So, over on one of the Ravelry forums I frequent, there was a link to today’s Tee Fury t-shirt. Now, before we go on, for those of you not familiar with Tee Fury, they offer limited edition t-shirts for $10 (usually the designs are available for only 24 hours and they change everyday). Now, I have purchased some fucking awesome t-shirts from Tee Fury – they tend to be geeky or pop culture reference-y. However, the designs are often hit or miss.
Now, today’s design, Dark Duel, was designed by Verrrso (their Facebook page is here), a Brazilian design studio. Now the problem wasn’t with the art itself, but with one piece of the of the side art, meant to showcase the artist’s other designs. It shows Wonder Woman ironing Superman’s costume. (Frankly, I should probably note that I’m not a fan of the art.)
Cue feminist rage.
There were also some really inventive backstories to the image – such as it actually being Superman in his Wonder Woman drag just doing his laundry.
But, seriously, this reminds me of awful Mary Jane washing Peter’s costume while her thong is showing statue.
As one of the ladies on the forum pointed out, thinking about gender issues within the domestic sphere of superheroes is a really interesting and a thought-provoking concept. Frankly, given the unpredictability of superhero lives, I’d imagine that they’d outsource most domestic duties, even if they had a non-superhero spouse at home (of either gender). It makes sense to have an Alfred or a Jarvis to handle the minutiae of the superhero’s more mundane existence. I would think that, whatever little downtime a superhero has, they’d want to spend it with their friends or their significant other – and not scrubbing toilets or doing the laundry.
And, to be honest, I don’t see something especially un-feminist about doing someone else’s laundry. I do my husband’s laundry; he deals with the garbage every week. The gendered implications of how our domestic duties are divided doesn’t particularly concern me; neither chore was assigned because of the assumption that chicks are totally better at doing laundry and he has bigger (and more manly) muscles to take out the garbage and sort the recycling. On the flip side, I don’t particularly like vacuuming, so my husband mostly does it.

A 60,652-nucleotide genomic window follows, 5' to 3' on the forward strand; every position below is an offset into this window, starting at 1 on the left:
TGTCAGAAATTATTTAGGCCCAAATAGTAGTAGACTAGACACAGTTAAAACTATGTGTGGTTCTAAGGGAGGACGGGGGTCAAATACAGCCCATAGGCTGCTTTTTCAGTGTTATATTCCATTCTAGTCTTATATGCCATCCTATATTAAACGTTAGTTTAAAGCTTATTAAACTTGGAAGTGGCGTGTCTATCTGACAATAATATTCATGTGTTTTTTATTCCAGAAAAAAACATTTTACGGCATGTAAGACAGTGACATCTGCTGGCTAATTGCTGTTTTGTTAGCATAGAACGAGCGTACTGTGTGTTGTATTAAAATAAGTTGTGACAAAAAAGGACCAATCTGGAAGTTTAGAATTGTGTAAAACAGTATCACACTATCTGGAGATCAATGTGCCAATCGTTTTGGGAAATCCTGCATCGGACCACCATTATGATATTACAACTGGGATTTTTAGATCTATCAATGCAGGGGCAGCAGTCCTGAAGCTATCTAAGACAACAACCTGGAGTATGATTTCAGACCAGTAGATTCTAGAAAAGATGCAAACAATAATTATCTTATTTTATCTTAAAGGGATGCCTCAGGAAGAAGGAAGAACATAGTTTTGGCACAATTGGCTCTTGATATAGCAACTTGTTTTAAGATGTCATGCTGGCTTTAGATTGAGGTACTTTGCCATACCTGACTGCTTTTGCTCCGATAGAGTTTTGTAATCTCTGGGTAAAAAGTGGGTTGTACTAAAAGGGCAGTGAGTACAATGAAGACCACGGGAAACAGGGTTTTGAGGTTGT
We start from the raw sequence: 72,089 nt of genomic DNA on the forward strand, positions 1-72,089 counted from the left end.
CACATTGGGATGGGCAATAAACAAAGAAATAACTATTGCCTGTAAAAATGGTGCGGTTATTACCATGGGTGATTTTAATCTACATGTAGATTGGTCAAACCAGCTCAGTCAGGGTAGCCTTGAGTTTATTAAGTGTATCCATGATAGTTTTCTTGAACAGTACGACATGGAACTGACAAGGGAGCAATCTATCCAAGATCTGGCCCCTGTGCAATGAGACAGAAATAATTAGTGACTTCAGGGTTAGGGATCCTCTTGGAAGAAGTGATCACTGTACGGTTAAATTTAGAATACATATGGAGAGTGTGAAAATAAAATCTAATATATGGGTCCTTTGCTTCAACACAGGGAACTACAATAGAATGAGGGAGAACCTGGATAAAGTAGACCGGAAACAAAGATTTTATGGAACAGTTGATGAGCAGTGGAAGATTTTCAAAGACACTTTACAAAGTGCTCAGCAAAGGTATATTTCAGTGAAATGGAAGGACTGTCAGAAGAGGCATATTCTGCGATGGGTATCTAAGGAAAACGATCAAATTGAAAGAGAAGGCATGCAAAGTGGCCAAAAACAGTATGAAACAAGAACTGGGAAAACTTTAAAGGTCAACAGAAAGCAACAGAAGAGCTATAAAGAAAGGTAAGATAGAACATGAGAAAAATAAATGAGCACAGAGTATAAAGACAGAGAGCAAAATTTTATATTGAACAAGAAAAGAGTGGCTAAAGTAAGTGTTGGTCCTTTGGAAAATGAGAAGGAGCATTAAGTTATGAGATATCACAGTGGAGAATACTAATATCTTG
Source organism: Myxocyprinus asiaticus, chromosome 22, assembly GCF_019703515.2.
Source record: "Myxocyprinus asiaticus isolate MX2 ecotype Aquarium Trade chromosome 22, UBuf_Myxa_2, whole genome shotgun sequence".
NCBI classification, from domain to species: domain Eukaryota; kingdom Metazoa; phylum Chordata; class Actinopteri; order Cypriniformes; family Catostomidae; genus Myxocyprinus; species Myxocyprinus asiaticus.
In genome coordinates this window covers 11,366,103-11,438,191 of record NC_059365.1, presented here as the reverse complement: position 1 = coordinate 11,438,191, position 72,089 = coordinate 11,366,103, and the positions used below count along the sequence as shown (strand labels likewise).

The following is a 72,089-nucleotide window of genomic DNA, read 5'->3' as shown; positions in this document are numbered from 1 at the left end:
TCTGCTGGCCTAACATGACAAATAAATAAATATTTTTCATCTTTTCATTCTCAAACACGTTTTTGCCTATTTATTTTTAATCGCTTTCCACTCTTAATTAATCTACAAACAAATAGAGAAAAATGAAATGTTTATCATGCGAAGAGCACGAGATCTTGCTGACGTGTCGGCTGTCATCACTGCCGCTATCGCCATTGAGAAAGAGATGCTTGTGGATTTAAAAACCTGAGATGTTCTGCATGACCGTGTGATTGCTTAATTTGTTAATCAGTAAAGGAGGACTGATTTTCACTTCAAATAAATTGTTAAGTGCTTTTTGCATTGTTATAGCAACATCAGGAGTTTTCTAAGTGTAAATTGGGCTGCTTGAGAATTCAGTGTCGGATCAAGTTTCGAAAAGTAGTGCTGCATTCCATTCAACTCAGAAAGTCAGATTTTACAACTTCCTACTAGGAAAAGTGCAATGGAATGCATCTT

Though, the situation in the art is completely different than how my husband and I divide the housework. That’s why I made my first point: I would totally argue that Wonder Woman has more important shit to do than washing her own costume, never mind Superman’s.
But neither of those points really hits to the core issue. Diana – who’s a fucking warrior and an Amazonian Princess – is cast the stereotypical housewife role. The implication of showing her doing her “wifey” duty to Superman by ironing his fucking costume is that she has nothing better to do and that she’s finally in her “proper” place – subjugated by a man. (Again, completely contradictory, if you knew anything about Diana or Wonder Woman.)
By relegating her to an incredibly stereotypical and gendered activity like this – especially within the superhero genre, which already has massive issues with the role of women and female superheroes (and non-hegemonic men, in general) – you’re successfully communicating where female superheroes (and, by extension, female fans) belong: in the kitchen and making the male superheroes (or male fans) a sammich.
Seriously, fuck you guys.